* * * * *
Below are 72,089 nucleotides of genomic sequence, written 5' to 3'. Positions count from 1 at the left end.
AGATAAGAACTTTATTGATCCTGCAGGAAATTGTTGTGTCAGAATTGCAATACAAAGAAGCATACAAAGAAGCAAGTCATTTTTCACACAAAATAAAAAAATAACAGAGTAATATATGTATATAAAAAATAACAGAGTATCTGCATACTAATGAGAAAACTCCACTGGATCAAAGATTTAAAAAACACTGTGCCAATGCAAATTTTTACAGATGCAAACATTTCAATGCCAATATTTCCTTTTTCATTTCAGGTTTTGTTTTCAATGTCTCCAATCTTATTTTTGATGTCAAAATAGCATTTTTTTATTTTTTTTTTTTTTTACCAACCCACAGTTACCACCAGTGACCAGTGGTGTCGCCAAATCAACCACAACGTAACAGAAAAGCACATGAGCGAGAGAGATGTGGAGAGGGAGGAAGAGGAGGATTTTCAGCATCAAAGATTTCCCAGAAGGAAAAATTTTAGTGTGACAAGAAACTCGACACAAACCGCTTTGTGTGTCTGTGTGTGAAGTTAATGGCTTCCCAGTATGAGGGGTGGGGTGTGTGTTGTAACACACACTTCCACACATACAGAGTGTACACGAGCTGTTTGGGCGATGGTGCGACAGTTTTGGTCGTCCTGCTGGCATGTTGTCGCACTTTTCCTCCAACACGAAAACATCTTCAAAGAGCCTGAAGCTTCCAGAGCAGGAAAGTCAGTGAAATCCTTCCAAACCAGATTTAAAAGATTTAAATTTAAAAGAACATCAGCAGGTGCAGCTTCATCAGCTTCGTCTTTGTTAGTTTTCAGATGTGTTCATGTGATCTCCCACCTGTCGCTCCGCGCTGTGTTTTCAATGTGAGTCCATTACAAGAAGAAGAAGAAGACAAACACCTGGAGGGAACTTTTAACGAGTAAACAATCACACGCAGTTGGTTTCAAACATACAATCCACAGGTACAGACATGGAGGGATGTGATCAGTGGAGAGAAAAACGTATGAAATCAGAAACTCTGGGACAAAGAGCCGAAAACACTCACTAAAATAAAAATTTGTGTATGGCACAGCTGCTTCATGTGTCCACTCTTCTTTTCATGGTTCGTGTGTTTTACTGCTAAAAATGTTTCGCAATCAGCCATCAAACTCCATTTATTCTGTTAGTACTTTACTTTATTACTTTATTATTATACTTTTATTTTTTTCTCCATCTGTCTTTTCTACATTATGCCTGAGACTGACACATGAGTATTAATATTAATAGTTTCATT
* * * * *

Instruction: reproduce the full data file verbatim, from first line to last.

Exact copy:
Below are 72,089 nucleotides of genomic sequence, written 5' to 3'. Positions count from 1 at the left end.
AGATAAGAACTTTATTGATCCTGCAGGAAATTGTTGTGTCAGAATTGCAATACAAAGAAGCATACAAAGAAGCAAGTCATTTTTCACACAAAATAAAAAAATAACAGAGTAATATATGTATATAAAAAATAACAGAGTATCTGCATACTAATGAGAAAACTCCACTGGATCAAAGATTTAAAAAACACTGTGCCAATGCAAATTTTTACAGATGCAAACATTTCAATGCCAATATTTCCTTTTTCATTTCAGGTTTTGTTTTCAATGTCTCCAATCTTATTTTTGATGTCAAAATAGCATTTTTTTATTTTTTTTTTTTTTTACCAACCCACAGTTACCACCAGTGACCAGTGGTGTCGCCAAATCAACCACAACGTAACAGAAAAGCACATGAGCGAGAGAGATGTGGAGAGGGAGGAAGAGGAGGATTTTCAGCATCAAAGATTTCCCAGAAGGAAAAATTTTAGTGTGACAAGAAACTCGACACAAACCGCTTTGTGTGTCTGTGTGTGAAGTTAATGGCTTCCCAGTATGAGGGGTGGGGTGTGTGTTGTAACACACACTTCCACACATACAGAGTGTACACGAGCTGTTTGGGCGATGGTGCGACAGTTTTGGTCGTCCTGCTGGCATGTTGTCGCACTTTTCCTCCAACACGAAAACATCTTCAAAGAGCCTGAAGCTTCCAGAGCAGGAAAGTCAGTGAAATCCTTCCAAACCAGATTTAAAAGATTTAAATTTAAAAGAACATCAGCAGGTGCAGCTTCATCAGCTTCGTCTTTGTTAGTTTTCAGATGTGTTCATGTGATCTCCCACCTGTCGCTCCGCGCTGTGTTTTCAATGTGAGTCCATTACAAGAAGAAGAAGAAGACAAACACCTGGAGGGAACTTTTAACGAGTAAACAATCACACGCAGTTGGTTTCAAACATACAATCCACAGGTACAGACATGGAGGGATGTGATCAGTGGAGAGAAAAACGTATGAAATCAGAAACTCTGGGACAAAGAGCCGAAAACACTCACTAAAATAAAAATTTGTGTATGGCACAGCTGCTTCATGTGTCCACTCTTCTTTTCATGGTTCGTGTGTTTTACTGCTAAAAATGTTTCGCAATCAGCCATCAAACTCCATTTATTCTGTTAGTACTTTACTTTATTACTTTATTATTATACTTTTATTTTTTTCTCCATCTGTCTTTTCTACATTATGCCTGAGACTGACACATGAGTATTAATATTAATAGTTTCATT